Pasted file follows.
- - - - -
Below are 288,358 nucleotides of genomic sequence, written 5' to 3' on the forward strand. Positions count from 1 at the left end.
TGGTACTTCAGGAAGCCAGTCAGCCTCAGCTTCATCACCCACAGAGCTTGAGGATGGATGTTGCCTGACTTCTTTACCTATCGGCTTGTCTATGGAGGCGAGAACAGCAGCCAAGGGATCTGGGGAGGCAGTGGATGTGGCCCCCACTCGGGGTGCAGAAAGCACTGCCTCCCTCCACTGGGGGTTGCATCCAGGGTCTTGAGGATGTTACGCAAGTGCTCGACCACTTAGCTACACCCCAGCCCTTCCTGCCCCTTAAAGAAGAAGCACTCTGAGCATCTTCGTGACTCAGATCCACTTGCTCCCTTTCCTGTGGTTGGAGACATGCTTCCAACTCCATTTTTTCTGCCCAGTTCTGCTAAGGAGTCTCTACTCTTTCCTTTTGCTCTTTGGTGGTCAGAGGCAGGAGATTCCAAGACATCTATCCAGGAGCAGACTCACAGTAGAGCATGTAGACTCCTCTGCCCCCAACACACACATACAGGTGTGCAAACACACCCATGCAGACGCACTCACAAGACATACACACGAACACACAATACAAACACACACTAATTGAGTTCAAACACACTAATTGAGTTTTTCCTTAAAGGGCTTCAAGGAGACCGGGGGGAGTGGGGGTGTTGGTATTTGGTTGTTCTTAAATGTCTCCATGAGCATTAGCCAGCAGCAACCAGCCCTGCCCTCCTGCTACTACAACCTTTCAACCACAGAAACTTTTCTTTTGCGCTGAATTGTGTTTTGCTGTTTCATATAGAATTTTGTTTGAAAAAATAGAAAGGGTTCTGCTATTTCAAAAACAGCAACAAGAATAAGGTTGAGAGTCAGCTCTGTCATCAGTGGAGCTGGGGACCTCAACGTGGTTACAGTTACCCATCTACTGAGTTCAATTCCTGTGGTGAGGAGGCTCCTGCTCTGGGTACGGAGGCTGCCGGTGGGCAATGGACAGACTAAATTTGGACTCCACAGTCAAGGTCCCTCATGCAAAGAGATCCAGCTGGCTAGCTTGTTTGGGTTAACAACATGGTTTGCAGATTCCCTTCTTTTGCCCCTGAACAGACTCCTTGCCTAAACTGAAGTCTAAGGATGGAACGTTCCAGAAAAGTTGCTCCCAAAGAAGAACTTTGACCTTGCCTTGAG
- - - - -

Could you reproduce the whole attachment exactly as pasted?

Below are 288,358 nucleotides of genomic sequence, written 5' to 3' on the forward strand. Positions count from 1 at the left end.
TGGTACTTCAGGAAGCCAGTCAGCCTCAGCTTCATCACCCACAGAGCTTGAGGATGGATGTTGCCTGACTTCTTTACCTATCGGCTTGTCTATGGAGGCGAGAACAGCAGCCAAGGGATCTGGGGAGGCAGTGGATGTGGCCCCCACTCGGGGTGCAGAAAGCACTGCCTCCCTCCACTGGGGGTTGCATCCAGGGTCTTGAGGATGTTACGCAAGTGCTCGACCACTTAGCTACACCCCAGCCCTTCCTGCCCCTTAAAGAAGAAGCACTCTGAGCATCTTCGTGACTCAGATCCACTTGCTCCCTTTCCTGTGGTTGGAGACATGCTTCCAACTCCATTTTTTCTGCCCAGTTCTGCTAAGGAGTCTCTACTCTTTCCTTTTGCTCTTTGGTGGTCAGAGGCAGGAGATTCCAAGACATCTATCCAGGAGCAGACTCACAGTAGAGCATGTAGACTCCTCTGCCCCCAACACACACATACAGGTGTGCAAACACACCCATGCAGACGCACTCACAAGACATACACACGAACACACAATACAAACACACACTAATTGAGTTCAAACACACTAATTGAGTTTTTCCTTAAAGGGCTTCAAGGAGACCGGGGGGAGTGGGGGTGTTGGTATTTGGTTGTTCTTAAATGTCTCCATGAGCATTAGCCAGCAGCAACCAGCCCTGCCCTCCTGCTACTACAACCTTTCAACCACAGAAACTTTTCTTTTGCGCTGAATTGTGTTTTGCTGTTTCATATAGAATTTTGTTTGAAAAAATAGAAAGGGTTCTGCTATTTCAAAAACAGCAACAAGAATAAGGTTGAGAGTCAGCTCTGTCATCAGTGGAGCTGGGGACCTCAACGTGGTTACAGTTACCCATCTACTGAGTTCAATTCCTGTGGTGAGGAGGCTCCTGCTCTGGGTACGGAGGCTGCCGGTGGGCAATGGACAGACTAAATTTGGACTCCACAGTCAAGGTCCCTCATGCAAAGAGATCCAGCTGGCTAGCTTGTTTGGGTTAACAACATGGTTTGCAGATTCCCTTCTTTTGCCCCTGAACAGACTCCTTGCCTAAACTGAAGTCTAAGGATGGAACGTTCCAGAAAAGTTGCTCCCAAAGAAGAACTTTGACCTTGCCTTGAG